Pragmatism was very much the mood on the opening day of TPM Asia, the region’s leading container conference, with plenty of calls for restraint amid overcapacity concerns.
Keen to put all talk of a recovery in perspective was Zhang Ye, president of the Shanghai Shipping Exchange, who said it was too early to assume box shipping was back on track.
“The world economy recovery may speed up, but the fundamental issues in container shipping including overcapacity still haven’t been solved,” Zhang warned.
A total of 78 ships capable of carrying more than 14,000 teu each will be delivered between now and the end of 2019, Zhang noted, urging containerlines to desist from ordering any new mega ships.
Zhang revealed that the Chinese government is now working on some adjustments in terms of regulations for the container shipping market. It is likely, he said, that the government will loosen regulations in a few areas including market entry conditions and anti-monopoly assessments.
On the all important Chinese economy Xu Yating, China economist for IHS Markit, warned: “Appreciation pressure of the RMB may drag on exports growth and slowing fiscal spending and continuous financial market deleveraging increases downturn risk in the near future.”
Parash Jain, head of transport research for Asia Pacific at HSBC, told delegates he could see further consolidation hitting container shipping soon.
“For the next 12 months, we will see less ordering and further consolidation is needed in the industry,” Jain said.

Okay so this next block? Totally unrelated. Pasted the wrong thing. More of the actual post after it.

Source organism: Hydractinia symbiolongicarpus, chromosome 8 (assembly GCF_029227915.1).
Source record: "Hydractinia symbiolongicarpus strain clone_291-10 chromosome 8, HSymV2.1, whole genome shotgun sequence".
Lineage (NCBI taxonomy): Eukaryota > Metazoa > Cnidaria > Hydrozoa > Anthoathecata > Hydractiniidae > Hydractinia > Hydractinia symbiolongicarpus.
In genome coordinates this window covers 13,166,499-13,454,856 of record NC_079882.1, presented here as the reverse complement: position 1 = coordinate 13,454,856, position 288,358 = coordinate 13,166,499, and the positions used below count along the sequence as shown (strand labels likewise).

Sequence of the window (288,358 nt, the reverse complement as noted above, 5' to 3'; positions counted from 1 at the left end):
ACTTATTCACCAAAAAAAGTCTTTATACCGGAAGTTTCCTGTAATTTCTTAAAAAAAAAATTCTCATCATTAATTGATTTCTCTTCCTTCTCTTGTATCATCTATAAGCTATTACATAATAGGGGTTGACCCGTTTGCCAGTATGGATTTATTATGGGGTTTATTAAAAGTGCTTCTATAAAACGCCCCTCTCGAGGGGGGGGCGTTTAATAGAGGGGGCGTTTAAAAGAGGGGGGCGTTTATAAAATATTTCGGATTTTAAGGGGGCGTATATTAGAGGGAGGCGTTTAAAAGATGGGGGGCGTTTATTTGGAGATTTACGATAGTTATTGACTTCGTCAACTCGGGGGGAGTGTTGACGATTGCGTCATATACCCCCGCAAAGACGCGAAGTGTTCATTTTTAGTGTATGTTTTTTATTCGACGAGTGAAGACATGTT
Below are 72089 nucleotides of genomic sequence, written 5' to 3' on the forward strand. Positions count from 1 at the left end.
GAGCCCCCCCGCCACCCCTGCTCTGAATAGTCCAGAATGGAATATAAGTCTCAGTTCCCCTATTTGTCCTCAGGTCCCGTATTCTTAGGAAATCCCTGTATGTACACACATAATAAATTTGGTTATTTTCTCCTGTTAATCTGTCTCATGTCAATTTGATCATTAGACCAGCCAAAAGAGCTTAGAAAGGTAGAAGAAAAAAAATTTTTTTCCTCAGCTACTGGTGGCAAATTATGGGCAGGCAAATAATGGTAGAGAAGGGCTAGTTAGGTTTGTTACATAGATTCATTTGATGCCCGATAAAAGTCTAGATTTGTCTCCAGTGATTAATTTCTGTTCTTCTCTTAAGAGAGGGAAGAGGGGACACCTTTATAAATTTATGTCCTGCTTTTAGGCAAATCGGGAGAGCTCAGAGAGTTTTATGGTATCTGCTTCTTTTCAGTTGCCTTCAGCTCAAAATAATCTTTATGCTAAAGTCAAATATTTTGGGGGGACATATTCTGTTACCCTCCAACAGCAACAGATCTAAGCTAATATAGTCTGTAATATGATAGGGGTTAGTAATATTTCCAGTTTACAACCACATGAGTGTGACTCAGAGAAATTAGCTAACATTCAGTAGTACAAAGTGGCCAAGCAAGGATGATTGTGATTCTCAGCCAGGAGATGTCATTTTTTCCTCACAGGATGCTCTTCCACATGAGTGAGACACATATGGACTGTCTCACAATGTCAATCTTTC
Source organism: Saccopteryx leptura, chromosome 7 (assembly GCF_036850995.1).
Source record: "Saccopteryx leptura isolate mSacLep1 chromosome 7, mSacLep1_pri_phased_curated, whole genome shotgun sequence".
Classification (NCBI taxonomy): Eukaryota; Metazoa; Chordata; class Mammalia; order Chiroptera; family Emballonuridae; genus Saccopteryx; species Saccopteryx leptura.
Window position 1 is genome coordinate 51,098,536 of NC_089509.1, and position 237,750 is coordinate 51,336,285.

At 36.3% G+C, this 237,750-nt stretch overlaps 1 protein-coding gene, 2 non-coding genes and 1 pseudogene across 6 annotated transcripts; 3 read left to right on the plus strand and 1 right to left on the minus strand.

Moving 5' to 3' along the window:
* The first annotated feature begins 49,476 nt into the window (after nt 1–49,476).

In the afternoon session where discussion turned to container shipping alliances, Alan Murphy, CEO of SeaIntel Maritime Intelligence, predicte the sector would end up with between four and seven mega carriers, and the industry will not see a balance between supply and demand before 2020.
“To achieve this, some assumptions must be met, that includes continued high scapping levels, healthy global headhaul demand of 4-6%, no rate war for market shares, closing of Asia-Europe services in tune with deliveries and ambitious market entrants who may disrupt,” Murphy said.
“The consolidations in the shipping industry leave the BCOs less options,” said Nissim Yochai, vice president, transpacific trade at ZIM Integrated Shipping Service.
“We have to remember how has this consolidation has happened,” Yochai stressed.
Dr Jonathan Beard, executive director at consulting firm Arcadis, reckoned for lines, the potential productivity and unit cost savings from mega vessels are clear provided cargo volumes are assured, however the increased scale of vessels and increased concentration of alliance cargo volumes is creating considerable challenges for port operators.
“For the port and terminal operators, the productivity upsides from the rush to economies of scale are less clear, especially when the gains are set against the capex costs,” Beard said, adding that the continued subsidising and overcapacity of shipyards further clouds the picture with too many underpriced mega vessels looking for owners.